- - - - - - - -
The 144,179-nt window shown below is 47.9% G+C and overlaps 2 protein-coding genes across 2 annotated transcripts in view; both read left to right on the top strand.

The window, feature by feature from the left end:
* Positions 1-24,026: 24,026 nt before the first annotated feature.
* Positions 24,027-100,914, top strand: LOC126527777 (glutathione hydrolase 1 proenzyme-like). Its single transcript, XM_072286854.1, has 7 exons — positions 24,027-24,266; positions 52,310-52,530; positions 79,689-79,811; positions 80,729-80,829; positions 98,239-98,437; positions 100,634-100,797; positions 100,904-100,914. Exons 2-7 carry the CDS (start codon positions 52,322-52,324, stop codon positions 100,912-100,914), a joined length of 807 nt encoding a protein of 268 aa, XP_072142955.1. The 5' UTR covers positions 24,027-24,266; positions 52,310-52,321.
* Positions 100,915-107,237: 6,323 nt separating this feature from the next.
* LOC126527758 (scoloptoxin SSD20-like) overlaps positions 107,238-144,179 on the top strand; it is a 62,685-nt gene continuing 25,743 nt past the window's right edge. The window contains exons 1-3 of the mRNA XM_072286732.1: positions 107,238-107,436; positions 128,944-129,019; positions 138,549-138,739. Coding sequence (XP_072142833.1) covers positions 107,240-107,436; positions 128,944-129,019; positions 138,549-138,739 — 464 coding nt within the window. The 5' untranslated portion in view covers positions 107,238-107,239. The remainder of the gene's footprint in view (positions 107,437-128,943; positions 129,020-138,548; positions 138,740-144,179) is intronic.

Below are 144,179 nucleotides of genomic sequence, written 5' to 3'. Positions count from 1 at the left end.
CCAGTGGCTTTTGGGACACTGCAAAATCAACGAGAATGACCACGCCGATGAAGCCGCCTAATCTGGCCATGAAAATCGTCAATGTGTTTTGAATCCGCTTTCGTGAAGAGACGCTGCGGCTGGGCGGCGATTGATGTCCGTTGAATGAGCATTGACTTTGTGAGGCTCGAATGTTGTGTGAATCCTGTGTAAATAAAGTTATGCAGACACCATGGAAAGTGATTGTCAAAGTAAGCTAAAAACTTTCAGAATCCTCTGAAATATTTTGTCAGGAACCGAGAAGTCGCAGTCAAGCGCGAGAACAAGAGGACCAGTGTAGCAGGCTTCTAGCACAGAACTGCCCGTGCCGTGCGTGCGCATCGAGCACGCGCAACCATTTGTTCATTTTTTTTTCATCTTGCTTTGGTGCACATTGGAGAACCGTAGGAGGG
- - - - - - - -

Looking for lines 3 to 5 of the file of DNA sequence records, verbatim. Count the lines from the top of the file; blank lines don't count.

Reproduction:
* Positions 1-24,026: 24,026 nt before the first annotated feature.
* Positions 24,027-100,914, top strand: LOC126527777 (glutathione hydrolase 1 proenzyme-like). Its single transcript, XM_072286854.1, has 7 exons — positions 24,027-24,266; positions 52,310-52,530; positions 79,689-79,811; positions 80,729-80,829; positions 98,239-98,437; positions 100,634-100,797; positions 100,904-100,914. Exons 2-7 carry the CDS (start codon positions 52,322-52,324, stop codon positions 100,912-100,914), a joined length of 807 nt encoding a protein of 268 aa, XP_072142955.1. The 5' UTR covers positions 24,027-24,266; positions 52,310-52,321.
* Positions 100,915-107,237: 6,323 nt separating this feature from the next.